As soon as I realized whom I was talking with, a question of newspaper ethics arose in my mind. Could I in good conscience report details of a trip to these men from WEWS, a competitor of my employer, the Plain Dealer? Well, I reasoned, the WEWS men apparently are very interested in the voyage, so interested they have gone to enormous lengths and expense to find me, so I think I should tell them whatever they want to know. I felt this way especially when I recalled that the Plain Dealer and national magazines I queried before my departure (all of them at that time believing, because of what I had told them, that I was going on the voyage with another man in a 25-foot boat) had expressed only mild interest in printing stories about the venture. I'll have to acknowledge, frankly, that I didn't think Tinkerbelle's small size would make much difference in the interest shown by the P.D. or other newspapers or the magazines. It's painful for me to have to admit it now, because my experience should have developed a keener insight into what makes news, but I failed to assess properly the news value of my own story. And this failure probably was the greatest miscalculation of the entire expedition. I'm afraid it brands me as somewhat less than perfect as a newsman.
So I spoke freely with Jorgensen; in fact, we talked steadily for three and a half hours while Glendenning took both movies and still pictures. It was good to see a familiar face, at last. That made it seem as though I was actually approaching the end of the voyage. And Captain Victor Watling, skipper of the Roseland, and his crew were most kind to me. They gave me some delicious apples and some wonderful, fresh hot coffee, the best I'd had since leaving Massachusetts. The captain also gave me a position report and a tide table that proved invaluable as Tinkerbelle and I approached the coast of England.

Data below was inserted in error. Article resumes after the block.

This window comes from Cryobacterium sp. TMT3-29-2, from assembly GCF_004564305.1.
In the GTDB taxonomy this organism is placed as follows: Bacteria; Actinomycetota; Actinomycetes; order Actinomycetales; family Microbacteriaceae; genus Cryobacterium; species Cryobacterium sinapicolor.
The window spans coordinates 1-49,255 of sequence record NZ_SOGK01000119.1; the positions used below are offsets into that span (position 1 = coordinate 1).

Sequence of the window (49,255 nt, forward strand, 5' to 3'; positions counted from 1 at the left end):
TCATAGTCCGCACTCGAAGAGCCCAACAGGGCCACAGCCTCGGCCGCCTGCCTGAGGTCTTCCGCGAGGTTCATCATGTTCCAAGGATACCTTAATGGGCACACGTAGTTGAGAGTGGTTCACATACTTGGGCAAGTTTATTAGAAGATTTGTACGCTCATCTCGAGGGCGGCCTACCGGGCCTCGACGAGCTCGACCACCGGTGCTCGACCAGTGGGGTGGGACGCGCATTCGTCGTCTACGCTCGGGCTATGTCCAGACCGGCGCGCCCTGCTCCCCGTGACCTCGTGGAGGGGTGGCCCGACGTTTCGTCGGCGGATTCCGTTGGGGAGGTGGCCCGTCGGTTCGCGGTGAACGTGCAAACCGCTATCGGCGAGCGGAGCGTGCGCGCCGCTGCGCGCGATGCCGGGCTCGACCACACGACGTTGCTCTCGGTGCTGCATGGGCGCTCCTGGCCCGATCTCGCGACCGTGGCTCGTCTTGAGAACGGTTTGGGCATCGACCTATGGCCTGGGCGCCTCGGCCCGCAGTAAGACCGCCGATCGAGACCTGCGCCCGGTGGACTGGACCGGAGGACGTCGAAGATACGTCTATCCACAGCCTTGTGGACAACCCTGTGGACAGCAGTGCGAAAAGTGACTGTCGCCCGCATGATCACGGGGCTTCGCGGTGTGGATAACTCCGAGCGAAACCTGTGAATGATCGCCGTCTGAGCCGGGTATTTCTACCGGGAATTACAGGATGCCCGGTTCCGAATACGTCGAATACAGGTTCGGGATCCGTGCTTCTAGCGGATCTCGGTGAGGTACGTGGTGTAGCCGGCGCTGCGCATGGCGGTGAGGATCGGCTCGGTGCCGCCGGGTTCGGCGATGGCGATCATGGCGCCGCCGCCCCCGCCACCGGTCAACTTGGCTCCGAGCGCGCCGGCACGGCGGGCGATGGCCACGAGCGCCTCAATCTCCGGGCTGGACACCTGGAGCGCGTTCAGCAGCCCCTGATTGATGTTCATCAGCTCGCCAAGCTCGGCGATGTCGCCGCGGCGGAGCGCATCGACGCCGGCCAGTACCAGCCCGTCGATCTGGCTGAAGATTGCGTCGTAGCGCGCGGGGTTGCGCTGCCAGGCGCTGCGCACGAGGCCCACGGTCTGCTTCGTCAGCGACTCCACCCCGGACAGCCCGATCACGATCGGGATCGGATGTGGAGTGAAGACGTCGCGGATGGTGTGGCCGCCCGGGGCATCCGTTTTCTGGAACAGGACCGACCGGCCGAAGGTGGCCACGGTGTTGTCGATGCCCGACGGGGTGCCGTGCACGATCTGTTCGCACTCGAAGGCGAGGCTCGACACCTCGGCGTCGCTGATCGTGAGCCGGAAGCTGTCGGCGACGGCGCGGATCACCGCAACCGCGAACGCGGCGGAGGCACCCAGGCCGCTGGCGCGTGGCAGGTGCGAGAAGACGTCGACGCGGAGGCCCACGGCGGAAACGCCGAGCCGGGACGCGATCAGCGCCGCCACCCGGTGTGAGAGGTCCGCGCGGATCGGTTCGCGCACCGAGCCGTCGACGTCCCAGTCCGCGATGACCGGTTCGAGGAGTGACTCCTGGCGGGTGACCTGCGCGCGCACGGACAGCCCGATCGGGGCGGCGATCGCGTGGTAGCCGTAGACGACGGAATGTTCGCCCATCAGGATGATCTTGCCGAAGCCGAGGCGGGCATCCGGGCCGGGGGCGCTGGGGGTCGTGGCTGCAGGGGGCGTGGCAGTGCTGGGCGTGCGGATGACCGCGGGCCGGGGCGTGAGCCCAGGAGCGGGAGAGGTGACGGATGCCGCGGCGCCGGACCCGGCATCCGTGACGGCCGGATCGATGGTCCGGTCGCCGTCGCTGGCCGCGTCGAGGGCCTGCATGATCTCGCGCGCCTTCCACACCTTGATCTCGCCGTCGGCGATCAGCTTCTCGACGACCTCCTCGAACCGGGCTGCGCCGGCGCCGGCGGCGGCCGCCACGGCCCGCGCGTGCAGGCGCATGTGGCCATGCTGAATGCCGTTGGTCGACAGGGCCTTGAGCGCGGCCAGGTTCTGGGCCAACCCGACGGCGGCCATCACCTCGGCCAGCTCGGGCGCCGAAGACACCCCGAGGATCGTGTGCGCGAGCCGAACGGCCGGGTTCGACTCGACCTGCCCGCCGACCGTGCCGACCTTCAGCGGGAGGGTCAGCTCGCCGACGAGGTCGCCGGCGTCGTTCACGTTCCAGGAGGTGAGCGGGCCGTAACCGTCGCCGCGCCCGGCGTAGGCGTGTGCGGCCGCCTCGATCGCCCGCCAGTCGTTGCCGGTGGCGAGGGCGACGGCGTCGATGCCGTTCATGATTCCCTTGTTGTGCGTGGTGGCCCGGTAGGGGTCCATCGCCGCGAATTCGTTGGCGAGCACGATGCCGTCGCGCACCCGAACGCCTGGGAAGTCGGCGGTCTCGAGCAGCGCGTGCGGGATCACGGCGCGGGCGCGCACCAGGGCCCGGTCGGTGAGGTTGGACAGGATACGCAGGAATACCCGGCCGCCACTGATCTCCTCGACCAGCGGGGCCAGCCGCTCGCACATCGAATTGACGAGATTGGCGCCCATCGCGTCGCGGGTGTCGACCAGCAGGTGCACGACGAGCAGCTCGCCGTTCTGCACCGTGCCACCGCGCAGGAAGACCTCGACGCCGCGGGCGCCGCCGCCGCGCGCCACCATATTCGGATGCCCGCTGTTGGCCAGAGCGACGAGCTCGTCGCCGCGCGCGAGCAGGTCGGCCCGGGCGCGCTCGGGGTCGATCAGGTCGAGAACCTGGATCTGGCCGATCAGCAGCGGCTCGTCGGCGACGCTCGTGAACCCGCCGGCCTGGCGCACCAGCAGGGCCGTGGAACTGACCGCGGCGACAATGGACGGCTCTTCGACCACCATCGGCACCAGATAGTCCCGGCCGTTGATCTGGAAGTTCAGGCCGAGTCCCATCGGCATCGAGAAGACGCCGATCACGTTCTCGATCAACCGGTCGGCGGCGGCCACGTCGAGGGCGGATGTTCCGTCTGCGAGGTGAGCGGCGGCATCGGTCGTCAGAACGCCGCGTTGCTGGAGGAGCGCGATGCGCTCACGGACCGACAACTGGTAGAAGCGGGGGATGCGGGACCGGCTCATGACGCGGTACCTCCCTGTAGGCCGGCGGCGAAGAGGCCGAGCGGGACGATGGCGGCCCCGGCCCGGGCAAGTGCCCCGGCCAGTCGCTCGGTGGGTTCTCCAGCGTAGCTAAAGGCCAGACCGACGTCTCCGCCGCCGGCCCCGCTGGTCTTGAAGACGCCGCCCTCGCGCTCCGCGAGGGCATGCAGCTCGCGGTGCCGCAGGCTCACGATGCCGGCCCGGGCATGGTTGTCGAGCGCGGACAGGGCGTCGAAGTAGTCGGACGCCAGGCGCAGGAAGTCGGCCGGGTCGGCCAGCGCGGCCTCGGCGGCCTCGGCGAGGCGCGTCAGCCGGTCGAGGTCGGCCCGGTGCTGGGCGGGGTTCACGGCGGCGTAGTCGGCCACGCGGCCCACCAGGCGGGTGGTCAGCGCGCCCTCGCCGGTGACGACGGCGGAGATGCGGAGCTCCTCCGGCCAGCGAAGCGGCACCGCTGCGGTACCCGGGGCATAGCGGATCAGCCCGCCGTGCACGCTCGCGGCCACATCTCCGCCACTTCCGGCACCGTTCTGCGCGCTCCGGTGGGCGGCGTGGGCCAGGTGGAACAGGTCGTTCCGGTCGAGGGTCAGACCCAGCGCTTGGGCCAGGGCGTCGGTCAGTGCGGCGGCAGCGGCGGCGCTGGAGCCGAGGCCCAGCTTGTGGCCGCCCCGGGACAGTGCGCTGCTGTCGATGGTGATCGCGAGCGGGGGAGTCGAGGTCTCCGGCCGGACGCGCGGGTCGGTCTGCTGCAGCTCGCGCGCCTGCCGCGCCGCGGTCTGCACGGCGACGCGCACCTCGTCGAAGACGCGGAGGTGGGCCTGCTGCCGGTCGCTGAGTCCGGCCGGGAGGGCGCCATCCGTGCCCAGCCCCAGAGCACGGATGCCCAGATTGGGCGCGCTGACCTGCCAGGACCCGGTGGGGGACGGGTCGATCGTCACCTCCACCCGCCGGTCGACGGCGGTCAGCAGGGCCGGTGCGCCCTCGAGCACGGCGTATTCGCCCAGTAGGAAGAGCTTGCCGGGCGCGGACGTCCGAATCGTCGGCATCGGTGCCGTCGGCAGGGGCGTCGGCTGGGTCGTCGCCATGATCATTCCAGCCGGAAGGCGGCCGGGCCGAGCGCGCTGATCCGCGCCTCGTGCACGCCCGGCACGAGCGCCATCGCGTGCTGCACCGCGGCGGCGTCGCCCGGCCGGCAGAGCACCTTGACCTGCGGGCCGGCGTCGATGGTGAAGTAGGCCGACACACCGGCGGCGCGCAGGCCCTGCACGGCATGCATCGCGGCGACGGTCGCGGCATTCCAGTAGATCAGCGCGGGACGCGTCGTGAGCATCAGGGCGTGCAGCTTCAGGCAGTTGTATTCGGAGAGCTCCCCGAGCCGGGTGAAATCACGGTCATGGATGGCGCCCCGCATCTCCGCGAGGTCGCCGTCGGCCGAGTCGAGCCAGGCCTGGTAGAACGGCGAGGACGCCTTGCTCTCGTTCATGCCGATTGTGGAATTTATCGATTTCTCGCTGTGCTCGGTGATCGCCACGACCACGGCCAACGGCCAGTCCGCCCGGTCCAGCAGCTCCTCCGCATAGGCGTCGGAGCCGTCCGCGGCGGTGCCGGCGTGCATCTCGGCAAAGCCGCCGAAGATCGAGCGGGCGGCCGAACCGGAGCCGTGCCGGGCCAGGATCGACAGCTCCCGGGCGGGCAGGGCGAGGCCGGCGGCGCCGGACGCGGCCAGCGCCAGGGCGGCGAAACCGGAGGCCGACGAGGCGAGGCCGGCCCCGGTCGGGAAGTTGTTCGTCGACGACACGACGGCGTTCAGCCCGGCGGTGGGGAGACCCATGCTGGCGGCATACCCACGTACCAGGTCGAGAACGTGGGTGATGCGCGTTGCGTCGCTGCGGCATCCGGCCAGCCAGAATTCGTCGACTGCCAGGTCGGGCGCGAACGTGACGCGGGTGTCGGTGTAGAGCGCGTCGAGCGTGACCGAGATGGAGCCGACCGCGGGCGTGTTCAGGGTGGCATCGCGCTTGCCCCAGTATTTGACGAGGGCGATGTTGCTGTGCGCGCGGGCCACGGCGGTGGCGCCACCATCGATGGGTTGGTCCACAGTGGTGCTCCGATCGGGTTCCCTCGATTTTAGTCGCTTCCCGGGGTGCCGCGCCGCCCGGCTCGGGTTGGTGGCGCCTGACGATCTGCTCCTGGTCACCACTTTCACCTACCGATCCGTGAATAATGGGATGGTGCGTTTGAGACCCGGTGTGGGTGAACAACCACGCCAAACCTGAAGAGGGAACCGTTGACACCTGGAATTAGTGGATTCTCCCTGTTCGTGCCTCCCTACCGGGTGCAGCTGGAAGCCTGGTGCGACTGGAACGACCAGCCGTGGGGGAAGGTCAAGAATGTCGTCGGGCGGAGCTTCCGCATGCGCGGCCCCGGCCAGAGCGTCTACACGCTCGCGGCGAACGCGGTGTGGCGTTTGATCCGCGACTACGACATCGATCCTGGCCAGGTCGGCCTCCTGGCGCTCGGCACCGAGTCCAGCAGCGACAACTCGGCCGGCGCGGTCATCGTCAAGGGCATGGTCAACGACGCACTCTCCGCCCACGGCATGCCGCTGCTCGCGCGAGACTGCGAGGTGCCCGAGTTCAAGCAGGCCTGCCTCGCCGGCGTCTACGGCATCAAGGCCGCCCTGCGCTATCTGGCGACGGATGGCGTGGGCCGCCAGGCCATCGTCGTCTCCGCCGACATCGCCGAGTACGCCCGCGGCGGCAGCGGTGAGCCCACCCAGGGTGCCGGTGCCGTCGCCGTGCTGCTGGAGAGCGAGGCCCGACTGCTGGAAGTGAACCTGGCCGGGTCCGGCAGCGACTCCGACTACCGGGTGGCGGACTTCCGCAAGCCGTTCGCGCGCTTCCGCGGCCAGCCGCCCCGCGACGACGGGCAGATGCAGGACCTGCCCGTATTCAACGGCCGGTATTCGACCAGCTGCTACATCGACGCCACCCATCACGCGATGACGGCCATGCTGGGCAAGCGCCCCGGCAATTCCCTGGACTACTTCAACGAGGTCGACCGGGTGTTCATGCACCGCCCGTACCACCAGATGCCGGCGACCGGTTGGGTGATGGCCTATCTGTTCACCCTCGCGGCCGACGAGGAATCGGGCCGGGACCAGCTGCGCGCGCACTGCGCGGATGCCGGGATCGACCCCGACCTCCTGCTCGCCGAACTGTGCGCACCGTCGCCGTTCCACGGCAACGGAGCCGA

During our conversation Jorgensen showed me a copy of the Packet dated August 6th, and right there on the front page was a story that nearly floored me. It said:
"A hero's welcome awaits 47-year-old American Newspaperman Robert Manry when he sails his tiny boat Tinkerbelle into Falmouth Harbour, a few days from now, at the end of his epic single-handed Atlantic crossing from Falmouth, Massachusetts.
"For nearly 70 days, since he set sail on June 1, Bob Manry has braved the elements, mastering loneliness and enduring as-yet-untold discomforts, because of the cramped conditions aboard Tinkerbelle, to make his dream of an Atlantic crossing come true.
"Yesterday newspaper reporters and cameramen from the United States flew into Falmouth to join those of the British press and international news agencies already in town ready to record the scenes as Manry completes his 3,200-mile crossing at Custom House Quay."
There was more to the story and there were even two pictures: a drawing of me and a photograph of Tinkerbelle that could only have been taken from the deck of one of the ships we met along the way. How the Falmouth Packet happened to have either or both was more than a little puzzling.
A "hero's welcome!" What on earth was building up there in Falmouth? All I could say to Jorgensen after reading the first three paragraphs of the story was "My goodness! Boy, oh, boy!"
Finally we talked ourselves out and it was time to go our separate ways. Jorgensen and Glendenning, who had been my guests aboard Tinkerbelle, scrambled back onto the Roseland, which then headed back toward Penzance. The breeze was very light, so Tinkerbelle and I were soon left far behind.
A few minutes before the Roseland departed, the R.A.F. returned, as it had said it would, presumably with the "gentlemen of the press." This time there were two Shackletons and a third, twin-engine civilian plane that flew very fast and low, passing over us again and again, while the four-engine bombers circled on a broad radius. After the civilian plane had flown over about eight times, it sped away and one of the Shackletons came in low, just above masthead height. Then it wheeled and came back, this time dropping two brightly colored canisters, like those that had been dropped the day before. The R.A.F. fliers must have been using their fancy bombsight for dropping the canisters because they wound up in the water no more than ten yards away and directly in front of us. Tinkerbelle didn't have to change course a single degree to enable me to pick them up. The drop and pickup went like clockwork.